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Santa Cruz de la Sierra - Sucre - Cal Orko

Going back in time


View High Altitude Landscapes Tour - Bolivia, Chile & Argentina 2023 on Grete Howard's travel map.

I wake at 02:00 with a horrendously sore throat and a cough – no doubt as a result of the cold I caught on the flight over to South America. Bummer.

Music from a disco is still going on in the neighbourhood, right up until I get up at 05:30.

Flight from Santa Cruz de la Sierra to Sucre.

I had been concerned about the luggage allowance on this domestic flight, as we’d packed for international allowances which are somewhat more generous. Juan had kindly offered to take some of our stuff in his bag, so late last night we handed a couple of bundles of clothing over. As it turns out, check-in is smooth and easy at Viru Viru Airport.

Security on the other hand is a bit of a joke. Despite the alarm going off as I pass through the X-ray (there is metal in my pocket, on my boots as well as my knee brace), I am waved through without as much as a cursory pat-down.

In the departure lounge, a small fluffy white dog follows its owner around like… well, a puppy dog. It is so rare to see a dog on a flight that it raises quite a few eyebrows (and attracts much petting). The dog does not have a lead, yet it never steps further than one metre from its mummy.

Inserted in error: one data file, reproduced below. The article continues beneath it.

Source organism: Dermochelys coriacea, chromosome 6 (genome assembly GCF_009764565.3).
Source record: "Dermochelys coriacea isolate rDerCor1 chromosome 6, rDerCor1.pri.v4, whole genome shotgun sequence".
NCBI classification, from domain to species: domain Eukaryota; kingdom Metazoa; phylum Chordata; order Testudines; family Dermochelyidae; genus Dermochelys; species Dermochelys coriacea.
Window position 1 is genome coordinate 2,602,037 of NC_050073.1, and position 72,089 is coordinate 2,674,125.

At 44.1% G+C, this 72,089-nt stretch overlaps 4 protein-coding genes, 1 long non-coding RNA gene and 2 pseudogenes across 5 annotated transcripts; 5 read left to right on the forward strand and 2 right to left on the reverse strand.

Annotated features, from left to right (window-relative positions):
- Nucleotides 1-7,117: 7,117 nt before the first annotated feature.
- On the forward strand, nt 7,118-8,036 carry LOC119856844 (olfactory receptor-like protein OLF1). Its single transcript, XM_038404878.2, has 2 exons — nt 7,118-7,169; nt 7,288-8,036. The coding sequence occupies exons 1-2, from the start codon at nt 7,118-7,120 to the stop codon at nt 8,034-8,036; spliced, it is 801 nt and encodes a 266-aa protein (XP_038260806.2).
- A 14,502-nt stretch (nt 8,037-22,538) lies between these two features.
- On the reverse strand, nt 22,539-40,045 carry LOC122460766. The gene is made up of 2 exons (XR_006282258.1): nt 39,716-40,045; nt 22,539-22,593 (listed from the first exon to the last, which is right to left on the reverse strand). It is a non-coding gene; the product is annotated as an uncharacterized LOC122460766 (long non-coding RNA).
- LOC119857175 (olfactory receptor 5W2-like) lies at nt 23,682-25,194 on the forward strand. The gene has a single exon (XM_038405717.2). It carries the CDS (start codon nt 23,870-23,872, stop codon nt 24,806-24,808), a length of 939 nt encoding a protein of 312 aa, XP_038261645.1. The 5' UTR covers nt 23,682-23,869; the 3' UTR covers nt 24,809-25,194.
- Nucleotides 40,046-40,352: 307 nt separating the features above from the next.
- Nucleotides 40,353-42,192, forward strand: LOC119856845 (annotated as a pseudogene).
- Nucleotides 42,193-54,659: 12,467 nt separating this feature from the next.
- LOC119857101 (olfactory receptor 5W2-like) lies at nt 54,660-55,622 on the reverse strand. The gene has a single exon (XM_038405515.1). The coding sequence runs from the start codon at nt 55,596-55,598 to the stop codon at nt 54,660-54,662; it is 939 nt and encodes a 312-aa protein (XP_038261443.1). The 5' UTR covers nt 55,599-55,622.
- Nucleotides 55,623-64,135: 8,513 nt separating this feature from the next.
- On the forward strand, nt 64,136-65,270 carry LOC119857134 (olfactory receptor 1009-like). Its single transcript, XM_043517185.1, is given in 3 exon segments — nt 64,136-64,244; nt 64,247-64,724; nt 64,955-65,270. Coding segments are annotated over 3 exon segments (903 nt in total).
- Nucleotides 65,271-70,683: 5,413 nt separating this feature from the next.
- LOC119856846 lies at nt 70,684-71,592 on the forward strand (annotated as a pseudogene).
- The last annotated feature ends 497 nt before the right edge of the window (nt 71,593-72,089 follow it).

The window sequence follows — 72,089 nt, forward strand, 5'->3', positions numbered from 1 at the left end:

Less popular, but attracting no less attention, is a man covered from head to toe in tattoos, piercings, and other body modifications (including his eyeballs). Two brave little girls, however, venture as far as asking him for a selfie with them. He obliges while making a rude hand gesture to the camera. Par for the course, I feel.

My throat is feeling desperately raw at the moment, but the only relief I can find in the small stall in the departure lounge, is a packet of overly-sweet Starburst. Still, they go some way to soothe my throat. To supplement this, I take some painkillers.

Bolivia appears to be way behind the rest of the world in terms of moving on from the Covid lockdown. While the WHO (World Health Organisation) declared the pandemic officially over last week, here masks are still worn by at least 60% of the population. They are compulsory on domestic flights, and in the airport, we see very few people without one.